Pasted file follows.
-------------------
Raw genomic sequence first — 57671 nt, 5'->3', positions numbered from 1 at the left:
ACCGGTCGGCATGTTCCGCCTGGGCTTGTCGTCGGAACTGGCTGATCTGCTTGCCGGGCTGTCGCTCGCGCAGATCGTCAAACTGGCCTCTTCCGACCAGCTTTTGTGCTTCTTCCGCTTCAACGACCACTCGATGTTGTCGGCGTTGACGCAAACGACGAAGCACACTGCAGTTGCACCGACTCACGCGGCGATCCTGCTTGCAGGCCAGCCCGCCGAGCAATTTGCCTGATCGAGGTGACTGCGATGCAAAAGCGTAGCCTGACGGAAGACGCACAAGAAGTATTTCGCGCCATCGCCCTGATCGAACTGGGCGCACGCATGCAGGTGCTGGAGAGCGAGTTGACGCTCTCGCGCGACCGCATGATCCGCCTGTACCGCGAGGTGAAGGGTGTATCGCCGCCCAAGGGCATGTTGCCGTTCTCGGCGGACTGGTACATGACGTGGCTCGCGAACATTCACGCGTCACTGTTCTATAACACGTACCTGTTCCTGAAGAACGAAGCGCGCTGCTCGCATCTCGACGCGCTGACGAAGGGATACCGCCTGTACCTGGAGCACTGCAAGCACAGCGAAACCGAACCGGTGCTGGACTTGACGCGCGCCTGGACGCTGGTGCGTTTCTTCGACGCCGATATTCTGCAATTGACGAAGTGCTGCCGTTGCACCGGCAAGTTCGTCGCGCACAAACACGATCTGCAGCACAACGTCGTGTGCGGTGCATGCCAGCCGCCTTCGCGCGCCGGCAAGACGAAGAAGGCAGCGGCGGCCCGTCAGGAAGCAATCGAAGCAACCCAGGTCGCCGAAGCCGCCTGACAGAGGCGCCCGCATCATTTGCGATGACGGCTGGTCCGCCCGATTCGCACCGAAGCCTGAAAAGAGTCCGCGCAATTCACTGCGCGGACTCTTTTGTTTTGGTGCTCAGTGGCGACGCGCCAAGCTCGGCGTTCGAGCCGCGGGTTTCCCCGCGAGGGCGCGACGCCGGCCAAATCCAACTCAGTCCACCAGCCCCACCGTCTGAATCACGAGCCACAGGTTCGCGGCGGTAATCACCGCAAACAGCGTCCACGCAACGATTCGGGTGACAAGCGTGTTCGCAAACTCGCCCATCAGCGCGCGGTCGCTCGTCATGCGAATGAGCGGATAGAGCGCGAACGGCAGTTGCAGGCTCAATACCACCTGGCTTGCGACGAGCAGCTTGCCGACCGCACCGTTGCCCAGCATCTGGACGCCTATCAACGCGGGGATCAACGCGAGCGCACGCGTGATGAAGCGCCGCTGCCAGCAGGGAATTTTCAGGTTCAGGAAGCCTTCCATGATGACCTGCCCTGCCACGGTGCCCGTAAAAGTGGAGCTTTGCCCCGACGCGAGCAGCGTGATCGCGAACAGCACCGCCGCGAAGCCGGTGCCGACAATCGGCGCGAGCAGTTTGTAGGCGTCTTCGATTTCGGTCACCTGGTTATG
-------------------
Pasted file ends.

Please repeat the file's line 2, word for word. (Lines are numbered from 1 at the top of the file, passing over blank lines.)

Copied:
ACCGGTCGGCATGTTCCGCCTGGGCTTGTCGTCGGAACTGGCTGATCTGCTTGCCGGGCTGTCGCTCGCGCAGATCGTCAAACTGGCCTCTTCCGACCAGCTTTTGTGCTTCTTCCGCTTCAACGACCACTCGATGTTGTCGGCGTTGACGCAAACGACGAAGCACACTGCAGTTGCACCGACTCACGCGGCGATCCTGCTTGCAGGCCAGCCCGCCGAGCAATTTGCCTGATCGAGGTGACTGCGATGCAAAAGCGTAGCCTGACGGAAGACGCACAAGAAGTATTTCGCGCCATCGCCCTGATCGAACTGGGCGCACGCATGCAGGTGCTGGAGAGCGAGTTGACGCTCTCGCGCGACCGCATGATCCGCCTGTACCGCGAGGTGAAGGGTGTATCGCCGCCCAAGGGCATGTTGCCGTTCTCGGCGGACTGGTACATGACGTGGCTCGCGAACATTCACGCGTCACTGTTCTATAACACGTACCTGTTCCTGAAGAACGAAGCGCGCTGCTCGCATCTCGACGCGCTGACGAAGGGATACCGCCTGTACCTGGAGCACTGCAAGCACAGCGAAACCGAACCGGTGCTGGACTTGACGCGCGCCTGGACGCTGGTGCGTTTCTTCGACGCCGATATTCTGCAATTGACGAAGTGCTGCCGTTGCACCGGCAAGTTCGTCGCGCACAAACACGATCTGCAGCACAACGTCGTGTGCGGTGCATGCCAGCCGCCTTCGCGCGCCGGCAAGACGAAGAAGGCAGCGGCGGCCCGTCAGGAAGCAATCGAAGCAACCCAGGTCGCCGAAGCCGCCTGACAGAGGCGCCCGCATCATTTGCGATGACGGCTGGTCCGCCCGATTCGCACCGAAGCCTGAAAAGAGTCCGCGCAATTCACTGCGCGGACTCTTTTGTTTTGGTGCTCAGTGGCGACGCGCCAAGCTCGGCGTTCGAGCCGCGGGTTTCCCCGCGAGGGCGCGACGCCGGCCAAATCCAACTCAGTCCACCAGCCCCACCGTCTGAATCACGAGCCACAGGTTCGCGGCGGTAATCACCGCAAACAGCGTCCACGCAACGATTCGGGTGACAAGCGTGTTCGCAAACTCGCCCATCAGCGCGCGGTCGCTCGTCATGCGAATGAGCGGATAGAGCGCGAACGGCAGTTGCAGGCTCAATACCACCTGGCTTGCGACGAGCAGCTTGCCGACCGCACCGTTGCCCAGCATCTGGACGCCTATCAACGCGGGGATCAACGCGAGCGCACGCGTGATGAAGCGCCGCTGCCAGCAGGGAATTTTCAGGTTCAGGAAGCCTTCCATGATGACCTGCCCTGCCACGGTGCCCGTAAAAGTGGAGCTTTGCCCCGACGCGAGCAGCGTGATCGCGAACAGCACCGCCGCGAAGCCGGTGCCGACAATCGGCGCGAGCAGTTTGTAGGCGTCTTCGATTTCGGTCACCTGGTTATG